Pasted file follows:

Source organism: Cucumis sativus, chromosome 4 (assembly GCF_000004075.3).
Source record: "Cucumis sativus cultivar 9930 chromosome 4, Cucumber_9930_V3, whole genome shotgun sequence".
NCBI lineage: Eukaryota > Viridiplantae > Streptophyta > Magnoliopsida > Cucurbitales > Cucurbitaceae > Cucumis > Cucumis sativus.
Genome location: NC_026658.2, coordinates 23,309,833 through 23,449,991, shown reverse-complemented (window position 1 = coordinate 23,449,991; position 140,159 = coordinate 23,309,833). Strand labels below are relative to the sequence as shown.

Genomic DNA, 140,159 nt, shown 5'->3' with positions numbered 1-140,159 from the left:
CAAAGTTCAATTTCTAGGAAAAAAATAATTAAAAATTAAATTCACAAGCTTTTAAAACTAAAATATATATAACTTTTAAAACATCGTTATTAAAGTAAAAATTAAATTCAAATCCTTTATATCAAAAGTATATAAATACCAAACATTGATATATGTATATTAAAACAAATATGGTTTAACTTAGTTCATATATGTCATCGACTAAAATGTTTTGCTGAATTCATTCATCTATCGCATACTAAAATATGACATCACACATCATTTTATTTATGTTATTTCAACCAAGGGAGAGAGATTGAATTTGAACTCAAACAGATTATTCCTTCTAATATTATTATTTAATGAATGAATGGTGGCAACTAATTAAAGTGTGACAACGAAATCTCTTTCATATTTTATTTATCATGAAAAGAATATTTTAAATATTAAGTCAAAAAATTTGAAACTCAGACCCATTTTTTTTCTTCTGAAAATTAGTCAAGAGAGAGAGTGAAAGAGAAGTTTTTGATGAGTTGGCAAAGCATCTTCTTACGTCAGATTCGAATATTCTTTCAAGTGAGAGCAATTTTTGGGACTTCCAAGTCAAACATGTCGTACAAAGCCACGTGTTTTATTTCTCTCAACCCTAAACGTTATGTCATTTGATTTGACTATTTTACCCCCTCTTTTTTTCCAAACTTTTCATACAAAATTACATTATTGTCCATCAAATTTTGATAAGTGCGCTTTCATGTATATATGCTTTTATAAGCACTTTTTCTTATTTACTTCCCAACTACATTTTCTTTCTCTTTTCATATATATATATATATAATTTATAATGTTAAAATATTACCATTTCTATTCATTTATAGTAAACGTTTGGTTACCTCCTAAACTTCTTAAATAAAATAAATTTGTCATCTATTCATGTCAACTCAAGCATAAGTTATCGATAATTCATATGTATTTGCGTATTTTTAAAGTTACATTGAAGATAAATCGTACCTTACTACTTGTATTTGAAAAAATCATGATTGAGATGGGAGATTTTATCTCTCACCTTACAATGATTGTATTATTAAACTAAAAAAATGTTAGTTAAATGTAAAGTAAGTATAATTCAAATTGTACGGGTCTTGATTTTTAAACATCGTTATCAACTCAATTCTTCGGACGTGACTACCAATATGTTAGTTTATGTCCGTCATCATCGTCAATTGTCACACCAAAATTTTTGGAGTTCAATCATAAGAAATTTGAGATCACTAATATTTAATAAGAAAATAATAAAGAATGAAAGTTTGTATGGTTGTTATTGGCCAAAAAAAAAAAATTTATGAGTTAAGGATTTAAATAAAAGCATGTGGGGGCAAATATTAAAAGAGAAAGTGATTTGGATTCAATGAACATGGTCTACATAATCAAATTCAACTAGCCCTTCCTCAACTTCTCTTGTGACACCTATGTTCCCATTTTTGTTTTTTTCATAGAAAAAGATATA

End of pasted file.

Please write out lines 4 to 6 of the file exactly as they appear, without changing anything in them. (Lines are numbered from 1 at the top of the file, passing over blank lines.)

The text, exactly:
Genome location: NC_026658.2, coordinates 23,309,833 through 23,449,991, shown reverse-complemented (window position 1 = coordinate 23,449,991; position 140,159 = coordinate 23,309,833). Strand labels below are relative to the sequence as shown.

Genomic DNA, 140,159 nt, shown 5'->3' with positions numbered 1-140,159 from the left:
CAAAGTTCAATTTCTAGGAAAAAAATAATTAAAAATTAAATTCACAAGCTTTTAAAACTAAAATATATATAACTTTTAAAACATCGTTATTAAAGTAAAAATTAAATTCAAATCCTTTATATCAAAAGTATATAAATACCAAACATTGATATATGTATATTAAAACAAATATGGTTTAACTTAGTTCATATATGTCATCGACTAAAATGTTTTGCTGAATTCATTCATCTATCGCATACTAAAATATGACATCACACATCATTTTATTTATGTTATTTCAACCAAGGGAGAGAGATTGAATTTGAACTCAAACAGATTATTCCTTCTAATATTATTATTTAATGAATGAATGGTGGCAACTAATTAAAGTGTGACAACGAAATCTCTTTCATATTTTATTTATCATGAAAAGAATATTTTAAATATTAAGTCAAAAAATTTGAAACTCAGACCCATTTTTTTTCTTCTGAAAATTAGTCAAGAGAGAGAGTGAAAGAGAAGTTTTTGATGAGTTGGCAAAGCATCTTCTTACGTCAGATTCGAATATTCTTTCAAGTGAGAGCAATTTTTGGGACTTCCAAGTCAAACATGTCGTACAAAGCCACGTGTTTTATTTCTCTCAACCCTAAACGTTATGTCATTTGATTTGACTATTTTACCCCCTCTTTTTTTCCAAACTTTTCATACAAAATTACATTATTGTCCATCAAATTTTGATAAGTGCGCTTTCATGTATATATGCTTTTATAAGCACTTTTTCTTATTTACTTCCCAACTACATTTTCTTTCTCTTTTCATATATATATATATATAATTTATAATGTTAAAATATTACCATTTCTATTCATTTATAGTAAACGTTTGGTTACCTCCTAAACTTCTTAAATAAAATAAATTTGTCATCTATTCATGTCAACTCAAGCATAAGTTATCGATAATTCATATGTATTTGCGTATTTTTAAAGTTACATTGAAGATAAATCGTACCTTACTACTTGTATTTGAAAAAATCATGATTGAGATGGGAGATTTTATCTCTCACCTTACAATGATTGTATTATTAAACTAAAAAAATGTTAGTTAAATGTAAAGTAAGTATAATTCAAATTGTACGGGTCTTGATTTTTAAACATCGTTATCAACTCAATTCTTCGGACGTGACTACCAATATGTTAGTTTATGTCCGTCATCATCGTCAATTGTCACACCAAAATTTTTGGAGTTCAATCATAAGAAATTTGAGATCACTAATATTTAATAAGAAAATAATAAAGAATGAAAGTTTGTATGGTTGTTATTGGCCAAAAAAAAAAAATTTATGAGTTAAGGATTTAAATAAAAGCATGTGGGGGCAAATATTAAAAGAGAAAGTGATTTGGATTCAATGAACATGGTCTACATAATCAAATTCAACTAGCCCTTCCTCAACTTCTCTTGTGACACCTATGTTCCCATTTTTGTTTTTTTCATAGAAAAAGATATA